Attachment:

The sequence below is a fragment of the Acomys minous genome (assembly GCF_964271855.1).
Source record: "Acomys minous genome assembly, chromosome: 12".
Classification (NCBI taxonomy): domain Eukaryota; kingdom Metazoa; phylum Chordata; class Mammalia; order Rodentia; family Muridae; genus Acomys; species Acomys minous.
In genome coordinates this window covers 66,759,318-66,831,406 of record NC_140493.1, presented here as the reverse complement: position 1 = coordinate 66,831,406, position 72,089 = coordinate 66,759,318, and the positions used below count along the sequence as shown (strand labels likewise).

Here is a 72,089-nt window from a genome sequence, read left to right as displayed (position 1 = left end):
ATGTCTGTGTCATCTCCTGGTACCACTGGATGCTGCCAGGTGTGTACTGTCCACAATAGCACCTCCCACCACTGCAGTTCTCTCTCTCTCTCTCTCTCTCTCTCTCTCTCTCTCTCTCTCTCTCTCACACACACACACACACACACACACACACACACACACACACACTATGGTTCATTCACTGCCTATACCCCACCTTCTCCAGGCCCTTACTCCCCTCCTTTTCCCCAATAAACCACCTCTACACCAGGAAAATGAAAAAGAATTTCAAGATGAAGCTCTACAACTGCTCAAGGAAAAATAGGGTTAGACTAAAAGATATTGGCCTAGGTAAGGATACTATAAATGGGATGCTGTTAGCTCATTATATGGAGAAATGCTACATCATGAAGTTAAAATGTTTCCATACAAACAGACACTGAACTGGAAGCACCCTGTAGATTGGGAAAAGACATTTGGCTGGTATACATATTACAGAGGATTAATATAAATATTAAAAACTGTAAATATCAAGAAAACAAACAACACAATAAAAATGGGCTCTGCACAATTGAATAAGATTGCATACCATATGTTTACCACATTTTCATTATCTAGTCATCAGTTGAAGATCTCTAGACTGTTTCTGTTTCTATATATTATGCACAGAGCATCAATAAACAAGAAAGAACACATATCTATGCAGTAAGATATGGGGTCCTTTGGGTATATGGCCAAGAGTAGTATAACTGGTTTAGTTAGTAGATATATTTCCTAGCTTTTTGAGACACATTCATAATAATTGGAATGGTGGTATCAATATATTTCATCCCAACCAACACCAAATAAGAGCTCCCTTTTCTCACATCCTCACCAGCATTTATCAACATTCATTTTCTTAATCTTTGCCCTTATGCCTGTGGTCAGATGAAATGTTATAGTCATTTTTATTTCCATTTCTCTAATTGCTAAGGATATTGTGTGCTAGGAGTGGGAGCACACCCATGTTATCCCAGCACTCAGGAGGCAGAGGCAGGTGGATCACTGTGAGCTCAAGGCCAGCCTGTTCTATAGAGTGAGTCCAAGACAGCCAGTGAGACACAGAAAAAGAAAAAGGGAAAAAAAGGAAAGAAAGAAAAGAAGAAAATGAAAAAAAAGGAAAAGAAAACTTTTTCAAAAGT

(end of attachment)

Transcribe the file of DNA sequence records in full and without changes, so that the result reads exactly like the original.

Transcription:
The sequence below is a fragment of the Acomys minous genome (assembly GCF_964271855.1).
Source record: "Acomys minous genome assembly, chromosome: 12".
Classification (NCBI taxonomy): domain Eukaryota; kingdom Metazoa; phylum Chordata; class Mammalia; order Rodentia; family Muridae; genus Acomys; species Acomys minous.
In genome coordinates this window covers 66,759,318-66,831,406 of record NC_140493.1, presented here as the reverse complement: position 1 = coordinate 66,831,406, position 72,089 = coordinate 66,759,318, and the positions used below count along the sequence as shown (strand labels likewise).

Here is a 72,089-nt window from a genome sequence, read left to right as displayed (position 1 = left end):
ATGTCTGTGTCATCTCCTGGTACCACTGGATGCTGCCAGGTGTGTACTGTCCACAATAGCACCTCCCACCACTGCAGTTCTCTCTCTCTCTCTCTCTCTCTCTCTCTCTCTCTCTCTCTCTCTCTCACACACACACACACACACACACACACACACACACACACACACTATGGTTCATTCACTGCCTATACCCCACCTTCTCCAGGCCCTTACTCCCCTCCTTTTCCCCAATAAACCACCTCTACACCAGGAAAATGAAAAAGAATTTCAAGATGAAGCTCTACAACTGCTCAAGGAAAAATAGGGTTAGACTAAAAGATATTGGCCTAGGTAAGGATACTATAAATGGGATGCTGTTAGCTCATTATATGGAGAAATGCTACATCATGAAGTTAAAATGTTTCCATACAAACAGACACTGAACTGGAAGCACCCTGTAGATTGGGAAAAGACATTTGGCTGGTATACATATTACAGAGGATTAATATAAATATTAAAAACTGTAAATATCAAGAAAACAAACAACACAATAAAAATGGGCTCTGCACAATTGAATAAGATTGCATACCATATGTTTACCACATTTTCATTATCTAGTCATCAGTTGAAGATCTCTAGACTGTTTCTGTTTCTATATATTATGCACAGAGCATCAATAAACAAGAAAGAACACATATCTATGCAGTAAGATATGGGGTCCTTTGGGTATATGGCCAAGAGTAGTATAACTGGTTTAGTTAGTAGATATATTTCCTAGCTTTTTGAGACACATTCATAATAATTGGAATGGTGGTATCAATATATTTCATCCCAACCAACACCAAATAAGAGCTCCCTTTTCTCACATCCTCACCAGCATTTATCAACATTCATTTTCTTAATCTTTGCCCTTATGCCTGTGGTCAGATGAAATGTTATAGTCATTTTTATTTCCATTTCTCTAATTGCTAAGGATATTGTGTGCTAGGAGTGGGAGCACACCCATGTTATCCCAGCACTCAGGAGGCAGAGGCAGGTGGATCACTGTGAGCTCAAGGCCAGCCTGTTCTATAGAGTGAGTCCAAGACAGCCAGTGAGACACAGAAAAAGAAAAAGGGAAAAAAAGGAAAGAAAGAAAAGAAGAAAATGAAAAAAAAGGAAAAGAAAACTTTTTCAAAAGT